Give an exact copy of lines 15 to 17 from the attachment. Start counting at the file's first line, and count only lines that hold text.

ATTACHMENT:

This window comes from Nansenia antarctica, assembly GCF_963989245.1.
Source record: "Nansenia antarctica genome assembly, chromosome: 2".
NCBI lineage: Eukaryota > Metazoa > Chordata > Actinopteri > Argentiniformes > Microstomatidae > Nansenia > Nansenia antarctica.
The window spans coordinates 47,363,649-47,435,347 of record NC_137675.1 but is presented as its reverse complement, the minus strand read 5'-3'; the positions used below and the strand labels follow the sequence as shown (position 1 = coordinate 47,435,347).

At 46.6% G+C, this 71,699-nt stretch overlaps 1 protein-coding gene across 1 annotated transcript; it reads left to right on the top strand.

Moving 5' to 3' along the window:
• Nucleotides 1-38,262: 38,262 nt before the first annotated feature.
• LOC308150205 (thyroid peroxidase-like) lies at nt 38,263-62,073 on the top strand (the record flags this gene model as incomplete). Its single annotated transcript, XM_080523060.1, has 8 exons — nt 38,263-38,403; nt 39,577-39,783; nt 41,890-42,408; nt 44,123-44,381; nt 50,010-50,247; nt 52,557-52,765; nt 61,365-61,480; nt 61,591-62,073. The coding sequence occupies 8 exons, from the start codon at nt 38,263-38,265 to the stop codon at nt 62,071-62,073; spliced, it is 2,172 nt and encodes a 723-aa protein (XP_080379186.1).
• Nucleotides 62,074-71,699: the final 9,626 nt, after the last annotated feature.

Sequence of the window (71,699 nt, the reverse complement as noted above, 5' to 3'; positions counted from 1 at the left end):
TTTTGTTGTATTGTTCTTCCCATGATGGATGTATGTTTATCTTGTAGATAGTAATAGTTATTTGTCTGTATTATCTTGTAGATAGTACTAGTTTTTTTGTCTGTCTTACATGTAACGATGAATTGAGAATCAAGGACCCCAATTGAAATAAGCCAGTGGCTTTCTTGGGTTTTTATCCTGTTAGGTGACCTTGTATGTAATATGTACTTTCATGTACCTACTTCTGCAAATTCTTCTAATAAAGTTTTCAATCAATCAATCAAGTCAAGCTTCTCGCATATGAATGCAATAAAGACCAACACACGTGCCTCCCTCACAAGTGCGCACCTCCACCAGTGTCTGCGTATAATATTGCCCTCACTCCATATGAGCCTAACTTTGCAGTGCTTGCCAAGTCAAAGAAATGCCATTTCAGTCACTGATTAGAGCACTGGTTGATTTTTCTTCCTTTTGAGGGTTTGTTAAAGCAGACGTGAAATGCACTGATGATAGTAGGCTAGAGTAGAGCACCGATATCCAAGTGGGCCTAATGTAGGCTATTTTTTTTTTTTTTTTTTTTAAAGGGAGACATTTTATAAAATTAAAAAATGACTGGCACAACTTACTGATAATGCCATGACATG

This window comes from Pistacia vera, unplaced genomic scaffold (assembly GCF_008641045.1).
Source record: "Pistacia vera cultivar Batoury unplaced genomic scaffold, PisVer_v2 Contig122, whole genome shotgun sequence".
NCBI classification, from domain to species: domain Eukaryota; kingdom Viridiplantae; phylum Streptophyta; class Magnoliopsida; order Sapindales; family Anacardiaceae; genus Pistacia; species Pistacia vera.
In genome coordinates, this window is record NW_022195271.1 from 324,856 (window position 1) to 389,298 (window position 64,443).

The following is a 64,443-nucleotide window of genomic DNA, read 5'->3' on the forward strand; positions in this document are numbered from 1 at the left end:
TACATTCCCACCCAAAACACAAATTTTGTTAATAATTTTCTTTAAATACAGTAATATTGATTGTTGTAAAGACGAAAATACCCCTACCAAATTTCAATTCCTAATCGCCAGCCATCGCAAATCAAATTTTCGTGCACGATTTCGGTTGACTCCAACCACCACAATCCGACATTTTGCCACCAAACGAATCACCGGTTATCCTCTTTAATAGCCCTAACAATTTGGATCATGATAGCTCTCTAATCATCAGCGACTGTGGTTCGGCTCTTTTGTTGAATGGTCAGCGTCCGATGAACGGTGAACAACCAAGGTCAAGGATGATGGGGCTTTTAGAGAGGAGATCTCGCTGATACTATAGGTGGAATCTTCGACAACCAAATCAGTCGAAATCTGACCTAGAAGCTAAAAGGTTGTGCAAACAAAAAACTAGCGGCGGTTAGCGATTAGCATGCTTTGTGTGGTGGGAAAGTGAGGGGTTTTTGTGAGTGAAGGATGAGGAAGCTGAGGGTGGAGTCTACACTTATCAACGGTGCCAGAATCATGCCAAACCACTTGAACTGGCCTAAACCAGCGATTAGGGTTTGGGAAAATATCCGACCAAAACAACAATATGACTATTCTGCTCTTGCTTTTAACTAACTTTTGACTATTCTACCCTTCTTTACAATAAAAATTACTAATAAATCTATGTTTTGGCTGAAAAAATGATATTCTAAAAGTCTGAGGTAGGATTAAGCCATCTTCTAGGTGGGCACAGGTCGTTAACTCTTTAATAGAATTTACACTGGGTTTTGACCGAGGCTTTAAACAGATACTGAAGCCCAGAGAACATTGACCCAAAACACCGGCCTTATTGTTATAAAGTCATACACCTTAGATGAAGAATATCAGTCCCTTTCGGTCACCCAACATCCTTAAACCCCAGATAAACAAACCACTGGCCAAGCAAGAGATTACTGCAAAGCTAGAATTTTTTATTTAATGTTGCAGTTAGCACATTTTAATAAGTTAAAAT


In genome coordinates, this window is record NW_022195271.1 from 324,856 (window position 1) to 389,298 (window position 64,443).

The following is a 64,443-nucleotide window of genomic DNA, read 5'->3' on the forward strand; positions in this document are numbered from 1 at the left end:
TACATTCCCACCCAAAACACAAATTTTGTTAATAATTTTCTTTAAATACAGTAATATTGATTGTTGTAAAGACGAAAATACCCCTACCAAATTTCAATTCCTAATCGCCAGCCATCGCAAATCAAATTTTCGTGCACGATTTCGGTTGACTCCAACCACCACAATCCGACATTTTGCCACCAAACGAATCACCGGTTATCCTCTTTAATAGCCCTAACAATTTGGATCATGATAGCTCTCTAATCATCAGCGACTGTGGTTCGGCTCTTTTGTTGAATGGTCAGCGTCCGATGAACGGTGAACAACCAAGGTCAAGGATGATGGGGCTTTTAGAGAGGAGATCTCGCTGATACTATAGGTGGAATCTTCGACAACCAAATCAGTCGAAATCTGACCTAGAAGCTAAAAGGTTGTGCAAACAAAAAACTAGCGGCGGTTAGCGATTAGCATGCTTTGTGTGGTGGGAAAGTGAGGGGTTTTTGTGAGTGAAGGATGAGGAAGCTGAGGGTGGAGTCTACACTTATCAACGGTGCCAGAATCATGCCAAACCACTTGAACTGGCCTAAACCAGCGATTAGGGTTTGGGAAAATATCCGACCAAAACAACAATATGACTATTCTGCTCTTGCTTTTAACTAACTTTTGACTATTCTACCCTTCTTTACAATAAAAATTACTAATAAATCTATGTTTTGGCTGAAAAAATGATATTCTAAAAGTCTGAGGTAGGATTAAGCCATCTTCTAGGTGGGCACAGGTCGTTAACTCTTTAATAGAATTTACACTGGGTTTTGACCGAGGCTTTAAACAGATACTGAAGCCCAGAGAACATTGACCCAAAACACCGGCCTTATTGTTATAAAGTCATACACCTTAGATGAAGAATATCAGTCCCTTTCGGTCACCCAACATCCTTAAACCCCAGATAAACAAACCACTGGCCAAGCAAGAGATTACTGCAAAGCTAGAATTTTTTATTTAATGTTGCAGTTAGCACATTTTAATAAGTTAAAAT